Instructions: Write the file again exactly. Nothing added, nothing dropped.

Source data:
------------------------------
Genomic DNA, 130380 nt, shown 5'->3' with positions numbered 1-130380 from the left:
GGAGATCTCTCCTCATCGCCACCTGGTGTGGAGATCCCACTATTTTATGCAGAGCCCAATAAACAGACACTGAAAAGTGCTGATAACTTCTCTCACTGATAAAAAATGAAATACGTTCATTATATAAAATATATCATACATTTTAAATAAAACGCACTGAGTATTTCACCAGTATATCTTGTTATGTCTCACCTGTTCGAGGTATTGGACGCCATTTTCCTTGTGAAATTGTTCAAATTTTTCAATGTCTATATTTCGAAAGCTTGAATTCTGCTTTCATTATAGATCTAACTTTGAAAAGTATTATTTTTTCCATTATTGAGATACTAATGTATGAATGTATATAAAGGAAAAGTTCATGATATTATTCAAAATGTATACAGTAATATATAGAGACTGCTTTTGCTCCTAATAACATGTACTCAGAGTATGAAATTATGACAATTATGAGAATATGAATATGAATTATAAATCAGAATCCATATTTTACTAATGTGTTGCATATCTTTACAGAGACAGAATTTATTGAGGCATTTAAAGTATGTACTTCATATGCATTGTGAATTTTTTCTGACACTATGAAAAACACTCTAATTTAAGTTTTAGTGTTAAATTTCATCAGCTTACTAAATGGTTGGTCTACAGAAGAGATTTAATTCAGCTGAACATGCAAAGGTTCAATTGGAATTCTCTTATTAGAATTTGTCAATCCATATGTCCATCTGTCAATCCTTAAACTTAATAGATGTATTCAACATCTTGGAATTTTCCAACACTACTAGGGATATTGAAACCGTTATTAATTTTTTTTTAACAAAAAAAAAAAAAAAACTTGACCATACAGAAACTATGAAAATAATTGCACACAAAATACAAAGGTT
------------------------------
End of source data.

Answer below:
Genomic DNA, 130380 nt, shown 5'->3' with positions numbered 1-130380 from the left:
GGAGATCTCTCCTCATCGCCACCTGGTGTGGAGATCCCACTATTTTATGCAGAGCCCAATAAACAGACACTGAAAAGTGCTGATAACTTCTCTCACTGATAAAAAATGAAATACGTTCATTATATAAAATATATCATACATTTTAAATAAAACGCACTGAGTATTTCACCAGTATATCTTGTTATGTCTCACCTGTTCGAGGTATTGGACGCCATTTTCCTTGTGAAATTGTTCAAATTTTTCAATGTCTATATTTCGAAAGCTTGAATTCTGCTTTCATTATAGATCTAACTTTGAAAAGTATTATTTTTTCCATTATTGAGATACTAATGTATGAATGTATATAAAGGAAAAGTTCATGATATTATTCAAAATGTATACAGTAATATATAGAGACTGCTTTTGCTCCTAATAACATGTACTCAGAGTATGAAATTATGACAATTATGAGAATATGAATATGAATTATAAATCAGAATCCATATTTTACTAATGTGTTGCATATCTTTACAGAGACAGAATTTATTGAGGCATTTAAAGTATGTACTTCATATGCATTGTGAATTTTTTCTGACACTATGAAAAACACTCTAATTTAAGTTTTAGTGTTAAATTTCATCAGCTTACTAAATGGTTGGTCTACAGAAGAGATTTAATTCAGCTGAACATGCAAAGGTTCAATTGGAATTCTCTTATTAGAATTTGTCAATCCATATGTCCATCTGTCAATCCTTAAACTTAATAGATGTATTCAACATCTTGGAATTTTCCAACACTACTAGGGATATTGAAACCGTTATTAATTTTTTTTTAACAAAAAAAAAAAAAAAACTTGACCATACAGAAACTATGAAAATAATTGCACACAAAATACAAAGGTT